In the spring of 1857 the new board consisted of B. F. Heuston of Gale, Simon S. Rice of Preston and William Adams of Trempealeau.  The previous board, on November 20, 1856, had created two new townships, Arcadia and Sumner.  Sumner consisted of all of Township 24, Ranges 7, 8 and 9.  The first town meeting was ordered held at Beef River Station April 7, 1857.  Arcadia consisted of all the present town of Arcadia, except the strip in Township 20, range 8, and everything north of the present township to the south line of Township 24.  The first town meeting was to be held at home of David Bishop, April 7, 1857.  The meeting at David Bishop's was conducted as ordered, but the one at Beef River Station was not held, and the board ordered a meeting for April, 1858.  In the fall of 1857 the board consisted of J. R. Penney of Arcadia, A. R. Wyman of Gale, J. B. Dunning of Preston and Sam D. Hastings of Trempealeau.  This board created the town of Caledonia, November 11, 1857, and ordered the first town meeting to be held at the home of Alexander McGilvray in April, 1858.  The town consisted of all of the present town of Caledonia except the tier of sections in Township 18, Range 9.  This action was rescinded March 2, 1858.

November 9, 1858, the board consisted of James M. Barrett of Trempealeau, A. R. Wyman of Gale, J. H. Chase of Sumner, in place of William Harmon; A. L. Sherwood of Preston and James Broughton of Arcadia.  The board was informed by District Attorney Romanzo Bunn that the action of the board in rescinding the creation of Caledonia was illegal.  But the town having failed to organize, a new date, the first Tuesday in March 1859, was set as the time for the first town meeting.  As early as November 13, 1858, the need of an almshouse was felt, and a committee consisting of James M. Barrett, A. L. Sherwood and John Nicholls was appointed to correspond with officials of various counties of the state in regard to methods of caring for the needy in a proper and economical manner.  At the February meeting in 1859 W. H. Thomas sat as the member from Sumner.  The board authorized the board of trustees of Galesville University to use the upper story of the courthouse for classroom purposes for the summer term of 1859 in case the seminary building should not be completed.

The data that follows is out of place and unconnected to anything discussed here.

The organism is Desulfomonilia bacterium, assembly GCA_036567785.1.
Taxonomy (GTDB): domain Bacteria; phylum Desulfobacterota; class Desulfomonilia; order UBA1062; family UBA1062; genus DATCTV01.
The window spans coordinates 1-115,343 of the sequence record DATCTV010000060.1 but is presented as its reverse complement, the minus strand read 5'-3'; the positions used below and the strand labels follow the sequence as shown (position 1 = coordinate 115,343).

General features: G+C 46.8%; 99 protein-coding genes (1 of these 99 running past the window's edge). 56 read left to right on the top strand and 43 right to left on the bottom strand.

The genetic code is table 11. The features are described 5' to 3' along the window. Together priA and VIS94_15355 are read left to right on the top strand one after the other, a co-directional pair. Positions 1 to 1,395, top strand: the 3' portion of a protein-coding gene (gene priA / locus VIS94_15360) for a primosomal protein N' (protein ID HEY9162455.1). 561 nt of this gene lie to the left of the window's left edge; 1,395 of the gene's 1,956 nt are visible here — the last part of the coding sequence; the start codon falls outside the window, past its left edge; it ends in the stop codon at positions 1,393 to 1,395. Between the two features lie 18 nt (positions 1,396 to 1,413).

At this meeting the people of Trempealeau Village were reprimanded by the board for petitioning the legislature to submit to the voters the question of removing the county seat to that hamlet.  The supervisors expressed the opinion that if the county seat were to be removed at all, it should be to some point near the geographical center of the county, and further stated that the agitation of the question at that time would create a great deal of  needless trouble, expense and ill feeling.

Six townships being in existence in the fall of 1859, the board consisted of six members:  J. T. Holmes of Caledonia, Ben. B. Healy of Trempealeau, Collins Bishop of Arcadia, A. A. Arnold of Gale, Ebenezer Thurston of Preston and W. H. Thomas of Sumner.  November 15, 1859, A. P. Ford was appointed county drainage commissioner under the provisions of the general laws of 1858.  This board did not authorize any new townships, and the board for 1860 therefore consisted of six members:  George D. Dewey of Arcadia, J. T. Holmes of Caledonia, Henry French of Gale, Chester Bostwick of Preston, William Silkworth of Sumner and James M. Barrett of Trempealeau.  November 13, 1860, Chase and Lincoln Townships were created.  Chase was to consist of all the present town of Albion and the west half of Unity.  The first town meeting was to be held at the home of David Chase in April, 1861.  Lincoln was to consist of Townships 22 and 23, Range 8, and Township 23, Range 9.  This embraced nearly all of what is now Lincoln, all of what is now Chimney Rock, a small strip of Burnside and the western part of Hale.  The first town meeting was to be held at the home of Alvah Wood, the first Tuesday in April.

These townships being duly organized and the election held, the board for 1861 consisted of eight members:  George R. Davey, Chase; M. D. Ingalls, Lincoln; D. C. Dewey, Arcadia; Eben Batchelder, Caledonia; A. A. Arnold, Gale; E. M. Reynolds, Preston; R. C. Fields, Sumner, and Delavan Bunn, Trempealeau.